By “means of grace” I mean those ordained activities that the Lord commands of His people, which He chooses to bless in their doing.  There are many such God ordained activities but at this time I will constrain myself to two of the most basic ones: prayer and scripture reading.  We should notice that neither of these, on their own, apart from God, are of any real use to us.  Prayer, without God responding, is no better than daydreaming about things we would like to have or see happen.  Scripture reading, without the Spirit making it effective for transforming our soul, is no better than any other form of education that teaches you about history.  I emphasize again: God is the reason the “means of grace” activities are of any use to us, if God did not choose to bless them then they would be of no use for making us holy.  We show our love for God by taking advantage of the means of grace rather than idly sitting by and ignoring the command to be Holy.

Prayer is the activity of communicating with God, often asking Him for assistance.  Prayer shows our dependence upon God and honours Him.  When we pray in Jesus’ name what we mean is that we are praying according to the revealed will of Jesus our saviour.  Adding “in Jesus’ name” to the end of a prayer is only useful for letting other people you are praying with know that you’ve finished.  The content of your prayer will determine whether or not you’ve prayed in Jesus’ name.  These requests rise up to God and He is pleased by our humble dependence on Him, and He always answers in the way that is best.  James teaches clearly that the prayer made by those who are righteous through faith, which is all believers, is effective and has great power (James 5:17).  Not that the prayer itself has power, but that God listens and responds to His children.  Through praying for God to make us more like Jesus, and by imitating Jesus’ prayerful reliance upon the Father, we are blessed as the Holy Spirit responds by conforming our souls to the image of Christ – the pinnacle of holiness. So prayer is a “means of grace”, meaning that God’s grace is distributed to His people when they partake in this God ordained activity of prayer.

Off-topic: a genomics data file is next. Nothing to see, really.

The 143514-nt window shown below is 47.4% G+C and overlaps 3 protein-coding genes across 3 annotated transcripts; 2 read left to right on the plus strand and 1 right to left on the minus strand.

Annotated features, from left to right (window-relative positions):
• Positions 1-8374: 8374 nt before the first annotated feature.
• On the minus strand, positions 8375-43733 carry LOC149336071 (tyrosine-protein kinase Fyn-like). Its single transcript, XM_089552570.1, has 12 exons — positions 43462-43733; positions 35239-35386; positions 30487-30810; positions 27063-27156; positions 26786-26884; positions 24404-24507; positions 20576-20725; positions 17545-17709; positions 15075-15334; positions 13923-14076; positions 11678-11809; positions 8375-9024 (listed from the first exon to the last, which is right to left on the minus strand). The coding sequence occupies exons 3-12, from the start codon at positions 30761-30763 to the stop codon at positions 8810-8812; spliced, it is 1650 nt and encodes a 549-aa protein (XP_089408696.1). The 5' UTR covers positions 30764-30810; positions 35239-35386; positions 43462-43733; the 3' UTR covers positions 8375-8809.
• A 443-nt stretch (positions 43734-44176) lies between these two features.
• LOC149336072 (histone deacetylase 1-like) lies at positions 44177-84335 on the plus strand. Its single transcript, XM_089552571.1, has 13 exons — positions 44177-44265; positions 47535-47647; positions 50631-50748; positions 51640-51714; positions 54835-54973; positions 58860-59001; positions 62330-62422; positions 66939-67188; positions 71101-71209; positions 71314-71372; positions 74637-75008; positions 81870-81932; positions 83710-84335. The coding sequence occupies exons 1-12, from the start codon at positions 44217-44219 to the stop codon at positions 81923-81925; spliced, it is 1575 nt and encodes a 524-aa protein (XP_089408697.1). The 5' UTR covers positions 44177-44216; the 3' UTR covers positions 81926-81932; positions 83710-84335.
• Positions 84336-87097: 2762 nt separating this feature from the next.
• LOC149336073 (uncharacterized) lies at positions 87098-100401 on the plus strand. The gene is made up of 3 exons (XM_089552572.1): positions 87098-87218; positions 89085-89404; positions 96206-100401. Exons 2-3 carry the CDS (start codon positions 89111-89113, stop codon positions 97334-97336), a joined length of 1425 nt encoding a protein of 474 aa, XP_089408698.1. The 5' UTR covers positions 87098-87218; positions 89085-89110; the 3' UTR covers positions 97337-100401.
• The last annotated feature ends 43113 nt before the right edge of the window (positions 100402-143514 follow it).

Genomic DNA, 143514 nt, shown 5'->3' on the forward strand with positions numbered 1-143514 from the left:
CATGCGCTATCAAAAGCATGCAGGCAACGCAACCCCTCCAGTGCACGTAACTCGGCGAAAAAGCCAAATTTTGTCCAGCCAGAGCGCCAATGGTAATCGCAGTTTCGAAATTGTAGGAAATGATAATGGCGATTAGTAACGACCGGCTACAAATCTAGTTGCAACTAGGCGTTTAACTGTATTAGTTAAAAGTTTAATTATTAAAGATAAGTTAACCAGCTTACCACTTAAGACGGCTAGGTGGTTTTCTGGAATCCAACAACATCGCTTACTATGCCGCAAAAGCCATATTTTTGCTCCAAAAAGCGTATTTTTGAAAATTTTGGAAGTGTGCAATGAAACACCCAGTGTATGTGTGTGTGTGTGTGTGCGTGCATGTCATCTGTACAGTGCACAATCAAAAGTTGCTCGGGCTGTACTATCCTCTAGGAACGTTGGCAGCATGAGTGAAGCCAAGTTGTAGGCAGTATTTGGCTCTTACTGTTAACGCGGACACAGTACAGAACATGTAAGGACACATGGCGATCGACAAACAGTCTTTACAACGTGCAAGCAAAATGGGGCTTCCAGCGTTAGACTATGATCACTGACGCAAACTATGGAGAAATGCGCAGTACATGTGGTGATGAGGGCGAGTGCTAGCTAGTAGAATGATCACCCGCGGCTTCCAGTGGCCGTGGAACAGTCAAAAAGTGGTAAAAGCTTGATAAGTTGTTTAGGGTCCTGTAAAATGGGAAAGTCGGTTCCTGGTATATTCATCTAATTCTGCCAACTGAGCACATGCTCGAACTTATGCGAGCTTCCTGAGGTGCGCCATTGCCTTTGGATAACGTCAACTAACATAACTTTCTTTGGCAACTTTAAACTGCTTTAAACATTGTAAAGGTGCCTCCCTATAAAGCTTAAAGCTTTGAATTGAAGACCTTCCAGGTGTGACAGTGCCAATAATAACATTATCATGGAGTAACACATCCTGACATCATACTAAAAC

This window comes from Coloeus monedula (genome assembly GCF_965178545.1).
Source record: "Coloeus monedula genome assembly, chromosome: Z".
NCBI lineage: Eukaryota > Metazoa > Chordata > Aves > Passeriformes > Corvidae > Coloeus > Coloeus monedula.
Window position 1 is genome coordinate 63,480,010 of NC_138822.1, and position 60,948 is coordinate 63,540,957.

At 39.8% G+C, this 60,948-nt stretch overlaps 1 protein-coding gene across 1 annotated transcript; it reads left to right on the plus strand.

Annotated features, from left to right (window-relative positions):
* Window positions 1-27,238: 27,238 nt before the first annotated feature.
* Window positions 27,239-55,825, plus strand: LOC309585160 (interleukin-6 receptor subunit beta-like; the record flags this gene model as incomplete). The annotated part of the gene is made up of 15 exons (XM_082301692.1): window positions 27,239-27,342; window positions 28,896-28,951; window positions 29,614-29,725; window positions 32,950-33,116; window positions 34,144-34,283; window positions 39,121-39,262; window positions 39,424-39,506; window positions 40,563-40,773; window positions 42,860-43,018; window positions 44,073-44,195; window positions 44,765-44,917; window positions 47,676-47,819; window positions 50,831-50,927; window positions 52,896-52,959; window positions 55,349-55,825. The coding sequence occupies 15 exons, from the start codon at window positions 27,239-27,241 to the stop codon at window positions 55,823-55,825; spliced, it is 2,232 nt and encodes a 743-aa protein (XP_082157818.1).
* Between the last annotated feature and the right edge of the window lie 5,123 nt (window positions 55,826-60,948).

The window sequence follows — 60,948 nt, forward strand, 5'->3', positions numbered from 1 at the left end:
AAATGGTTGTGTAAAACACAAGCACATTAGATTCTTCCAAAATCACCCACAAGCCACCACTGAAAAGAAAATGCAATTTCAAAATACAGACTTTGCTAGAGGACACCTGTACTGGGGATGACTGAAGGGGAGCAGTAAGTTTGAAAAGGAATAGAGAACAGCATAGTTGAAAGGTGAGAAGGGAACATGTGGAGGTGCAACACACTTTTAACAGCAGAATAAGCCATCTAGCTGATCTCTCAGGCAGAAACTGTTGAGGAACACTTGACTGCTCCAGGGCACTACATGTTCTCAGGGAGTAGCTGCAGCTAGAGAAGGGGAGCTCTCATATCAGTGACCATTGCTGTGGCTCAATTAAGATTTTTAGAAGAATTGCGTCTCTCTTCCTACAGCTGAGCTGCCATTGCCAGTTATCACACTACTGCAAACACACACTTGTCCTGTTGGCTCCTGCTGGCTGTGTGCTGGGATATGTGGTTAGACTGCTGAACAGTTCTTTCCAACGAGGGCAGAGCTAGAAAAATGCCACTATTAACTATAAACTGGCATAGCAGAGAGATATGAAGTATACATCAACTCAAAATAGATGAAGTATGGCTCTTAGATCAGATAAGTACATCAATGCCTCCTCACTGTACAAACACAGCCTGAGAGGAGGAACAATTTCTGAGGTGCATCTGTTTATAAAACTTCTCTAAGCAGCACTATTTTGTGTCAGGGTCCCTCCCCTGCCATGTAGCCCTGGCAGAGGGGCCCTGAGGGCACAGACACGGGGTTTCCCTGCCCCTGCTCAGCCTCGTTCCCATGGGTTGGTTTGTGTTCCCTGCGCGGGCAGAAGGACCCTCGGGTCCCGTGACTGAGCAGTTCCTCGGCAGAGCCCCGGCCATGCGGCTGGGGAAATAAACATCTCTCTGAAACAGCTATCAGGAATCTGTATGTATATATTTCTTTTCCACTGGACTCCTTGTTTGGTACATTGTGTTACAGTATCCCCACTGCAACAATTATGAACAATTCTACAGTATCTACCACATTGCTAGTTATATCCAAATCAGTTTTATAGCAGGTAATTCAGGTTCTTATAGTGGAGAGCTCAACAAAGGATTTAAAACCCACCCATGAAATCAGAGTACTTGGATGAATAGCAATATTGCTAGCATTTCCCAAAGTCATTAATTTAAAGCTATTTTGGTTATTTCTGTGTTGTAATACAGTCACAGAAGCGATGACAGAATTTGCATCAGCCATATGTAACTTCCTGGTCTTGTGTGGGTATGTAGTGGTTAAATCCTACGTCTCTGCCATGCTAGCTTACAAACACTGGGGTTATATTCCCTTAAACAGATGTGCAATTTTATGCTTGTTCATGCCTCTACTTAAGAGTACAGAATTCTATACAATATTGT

Reading scripture is also a means of grace.  If anyone should doubt this then I direct them to read the entirety of Psalm 119.  Through reading the Bible we learn of Christ and what He desires, and the enlightenment brought by the scriptures enables us to truly pray in Jesus’ name.  Furthermore, as we learn of who Jesus is and what God commands, the promise of Ezekiel begins to take place where God causes us to obey the commands He has set down before us (Ezek. 36:27).  So, it is the Spirit of the New Covenant that causes our obedience to God, which is the sign of our growing holiness (dedication to God).  For it is through our obedience that our dedication is shown.

Now, it should be immediately clear that these two means of grace are interrelated.  Through reading the Bible we learn of what we can pray for and what it is that God commands of us.  Through praying that God would reveal His truth to us in scripture we then have our minds opened to see what the Bible says.  This interrelated nature holds true for all of the means of grace, and so excluding certain ones from your life will be detrimental to your growth in holiness.  These means of grace will be covered in greater detail, along with many others, in future posts – the point of this post was to establish concepts of holiness and means of grace.

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About salutations75

Born and raised Atheist turned Reformed Baptist.
This entry was posted in Ethics, Theology. Bookmark the permalink.

One Response to Growth in Holiness: Means of Grace

  1. Pingback: Growing To Love God Wholeheartedly: Love Is Not An Action | Contemplating the Trivial, Relevant and Divine